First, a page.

Somerset councils protect key services through council tax
Two Somerset district councils have set budgets without cutting front-line services, but one has done so and frozen its proportion of council tax, while the other has put its proportion of the tax up by 3.4 per cent.
Sedgemoor is an official “low cost” council, and the designation means it will not raise Government disapproval with a 3.4 per cent rise. The increase, will add £135.09 a year to the tax cost of an average band D property.
Mendip District Council has managed to freeze its level of council tax for a fourth year, with the help of innovative contracts which include turning its headquarters in Shepton Mallet into a public sector hub, which could bring gross revenue savings of £7 million over 20 years.
Sedgemoor’s budget gives more money for homelessness and community grants and puts further £394, 000 into further investment
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The council will make £250,000 available for the Empty Homes initiative. This provides improvement loans to private sector landlords to bring properties back into use to help families on the housing waiting list.
An additional £45,000 has been earmarked for homelessness. The cash will reduce the impact on those at greatest risk and avoid the social costs of emergency temporary accommodation. Sedgemoor acknowledges the vital role of the voluntary sector in helping hard-pressed families such as the CAB, Home Start and Credit Union and so a total pot of £70,000 will be available for such organisations to apply to for aid.
The funding gap of £650,000 has been closed by a number of measures including freezing external appointments, unpaid leave, managed use of balances and cutting senior management costs.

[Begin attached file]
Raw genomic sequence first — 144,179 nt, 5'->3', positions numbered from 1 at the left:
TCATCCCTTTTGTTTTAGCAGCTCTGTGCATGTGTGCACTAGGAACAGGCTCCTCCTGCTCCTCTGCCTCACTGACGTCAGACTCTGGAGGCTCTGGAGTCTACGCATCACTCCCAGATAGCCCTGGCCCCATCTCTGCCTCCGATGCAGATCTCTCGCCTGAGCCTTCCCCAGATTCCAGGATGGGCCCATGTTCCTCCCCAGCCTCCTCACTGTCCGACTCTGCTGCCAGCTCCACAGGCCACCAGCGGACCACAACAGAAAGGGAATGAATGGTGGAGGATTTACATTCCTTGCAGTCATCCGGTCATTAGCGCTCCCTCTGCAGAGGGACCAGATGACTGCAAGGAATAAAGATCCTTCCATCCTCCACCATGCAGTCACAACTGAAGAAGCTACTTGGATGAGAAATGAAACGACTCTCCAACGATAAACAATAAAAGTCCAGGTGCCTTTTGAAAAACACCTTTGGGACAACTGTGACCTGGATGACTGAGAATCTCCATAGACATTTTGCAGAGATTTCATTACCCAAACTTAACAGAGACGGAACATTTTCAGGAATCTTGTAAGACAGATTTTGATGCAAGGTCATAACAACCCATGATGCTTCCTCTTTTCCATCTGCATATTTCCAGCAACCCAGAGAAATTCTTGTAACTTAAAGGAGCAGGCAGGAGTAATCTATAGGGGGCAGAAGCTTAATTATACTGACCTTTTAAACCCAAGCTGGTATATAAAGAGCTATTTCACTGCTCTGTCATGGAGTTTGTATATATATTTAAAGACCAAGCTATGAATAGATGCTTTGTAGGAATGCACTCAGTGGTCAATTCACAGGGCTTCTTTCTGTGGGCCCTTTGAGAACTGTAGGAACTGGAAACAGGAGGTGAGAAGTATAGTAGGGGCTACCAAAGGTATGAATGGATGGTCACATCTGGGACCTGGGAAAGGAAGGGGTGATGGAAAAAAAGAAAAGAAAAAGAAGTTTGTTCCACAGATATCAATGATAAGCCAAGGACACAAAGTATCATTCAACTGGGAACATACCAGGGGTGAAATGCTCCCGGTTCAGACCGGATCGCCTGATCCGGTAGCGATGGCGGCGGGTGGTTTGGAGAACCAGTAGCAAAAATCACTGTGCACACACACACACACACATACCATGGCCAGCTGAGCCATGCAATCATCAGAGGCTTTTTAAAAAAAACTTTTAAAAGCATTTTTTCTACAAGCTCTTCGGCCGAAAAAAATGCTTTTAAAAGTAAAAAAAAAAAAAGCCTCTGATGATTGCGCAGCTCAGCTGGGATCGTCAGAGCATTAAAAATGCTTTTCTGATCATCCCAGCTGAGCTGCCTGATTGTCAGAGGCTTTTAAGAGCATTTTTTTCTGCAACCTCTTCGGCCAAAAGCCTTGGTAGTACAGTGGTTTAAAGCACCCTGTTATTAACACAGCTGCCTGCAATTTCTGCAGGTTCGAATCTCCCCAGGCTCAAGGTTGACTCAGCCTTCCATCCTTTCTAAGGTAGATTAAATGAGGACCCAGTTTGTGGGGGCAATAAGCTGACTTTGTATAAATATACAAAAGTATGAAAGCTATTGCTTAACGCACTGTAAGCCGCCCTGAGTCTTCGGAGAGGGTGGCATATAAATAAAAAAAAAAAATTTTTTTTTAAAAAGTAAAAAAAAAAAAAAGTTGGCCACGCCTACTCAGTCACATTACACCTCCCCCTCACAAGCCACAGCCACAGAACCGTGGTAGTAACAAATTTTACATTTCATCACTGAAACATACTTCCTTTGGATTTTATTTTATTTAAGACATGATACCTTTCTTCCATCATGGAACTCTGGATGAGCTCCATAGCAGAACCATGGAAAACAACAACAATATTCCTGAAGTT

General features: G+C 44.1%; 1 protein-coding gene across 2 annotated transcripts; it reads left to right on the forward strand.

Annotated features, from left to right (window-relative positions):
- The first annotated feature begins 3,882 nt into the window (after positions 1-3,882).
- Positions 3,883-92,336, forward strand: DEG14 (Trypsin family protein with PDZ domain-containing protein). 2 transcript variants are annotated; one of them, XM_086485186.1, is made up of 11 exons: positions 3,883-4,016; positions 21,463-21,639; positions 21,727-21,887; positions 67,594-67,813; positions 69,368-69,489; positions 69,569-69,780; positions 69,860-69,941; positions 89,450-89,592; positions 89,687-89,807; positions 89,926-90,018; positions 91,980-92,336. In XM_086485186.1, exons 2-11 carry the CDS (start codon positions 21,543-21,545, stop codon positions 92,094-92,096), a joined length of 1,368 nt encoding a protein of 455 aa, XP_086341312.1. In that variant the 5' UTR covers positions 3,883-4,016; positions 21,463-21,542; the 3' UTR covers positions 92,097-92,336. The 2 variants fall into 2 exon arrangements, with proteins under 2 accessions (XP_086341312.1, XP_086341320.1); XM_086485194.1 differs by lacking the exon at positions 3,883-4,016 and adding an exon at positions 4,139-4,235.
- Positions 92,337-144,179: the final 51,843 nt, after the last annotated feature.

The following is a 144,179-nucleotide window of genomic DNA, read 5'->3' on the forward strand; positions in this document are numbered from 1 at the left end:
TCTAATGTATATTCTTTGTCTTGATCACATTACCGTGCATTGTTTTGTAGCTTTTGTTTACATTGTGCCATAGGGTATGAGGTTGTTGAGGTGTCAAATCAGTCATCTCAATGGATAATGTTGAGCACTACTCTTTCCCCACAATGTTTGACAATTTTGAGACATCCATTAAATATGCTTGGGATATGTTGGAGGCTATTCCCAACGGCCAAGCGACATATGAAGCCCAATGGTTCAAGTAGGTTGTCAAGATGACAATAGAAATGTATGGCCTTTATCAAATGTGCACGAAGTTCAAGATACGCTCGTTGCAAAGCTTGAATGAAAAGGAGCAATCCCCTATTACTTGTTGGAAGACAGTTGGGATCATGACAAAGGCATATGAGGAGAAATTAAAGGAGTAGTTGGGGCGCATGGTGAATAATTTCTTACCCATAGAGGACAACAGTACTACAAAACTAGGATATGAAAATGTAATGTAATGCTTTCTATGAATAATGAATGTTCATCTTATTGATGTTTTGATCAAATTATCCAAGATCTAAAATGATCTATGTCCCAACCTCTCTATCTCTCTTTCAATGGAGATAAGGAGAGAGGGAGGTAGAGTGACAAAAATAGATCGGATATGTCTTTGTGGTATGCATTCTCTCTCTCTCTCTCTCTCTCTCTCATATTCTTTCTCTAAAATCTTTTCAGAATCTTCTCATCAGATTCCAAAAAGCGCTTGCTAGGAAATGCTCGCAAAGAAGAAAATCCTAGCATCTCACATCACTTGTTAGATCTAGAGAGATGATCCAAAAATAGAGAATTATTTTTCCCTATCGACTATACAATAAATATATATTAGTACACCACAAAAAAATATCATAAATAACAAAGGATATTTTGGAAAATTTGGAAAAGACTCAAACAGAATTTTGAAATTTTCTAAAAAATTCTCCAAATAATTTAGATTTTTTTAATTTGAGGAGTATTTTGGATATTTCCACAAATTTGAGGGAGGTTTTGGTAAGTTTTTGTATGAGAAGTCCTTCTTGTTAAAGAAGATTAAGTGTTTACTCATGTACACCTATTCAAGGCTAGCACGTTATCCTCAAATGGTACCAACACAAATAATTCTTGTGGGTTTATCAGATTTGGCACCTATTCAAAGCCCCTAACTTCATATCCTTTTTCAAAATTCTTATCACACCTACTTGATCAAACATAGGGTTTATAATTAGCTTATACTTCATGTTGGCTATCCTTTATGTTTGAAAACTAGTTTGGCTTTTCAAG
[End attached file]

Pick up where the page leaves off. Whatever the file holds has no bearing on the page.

When councillors in Mendip approved the Medium Term Financial Plan on Thursday night they were told that the council faces a reduction in its budget of around £1.4m for 2013/14, on top of savings of approximately £4m that have had to be made over the previous two years.
Council leader Harvey Siggs said that, despite the challenges, the council was well positioned to once again provide a balanced budget through efficiency savings and innovative contractual arrangements, including turning its headquarters into a public service hub for organisations including Avon and Somerset Police and Somerset County Council.
He continued: “In these times of austerity, local authorities are facing huge financial challenges. Ensuring Mendip remains a place in which people want to live and do business are key priorities for the council and we will have to continue to look at how we can provide our services at the best possible cost to the taxpayer.
“Fortunately, I feel that as a council we are as well placed as we could be to tackle the financial challenges facing us now and in the future, while continuing to provide first-rate services to the people of Mendip.”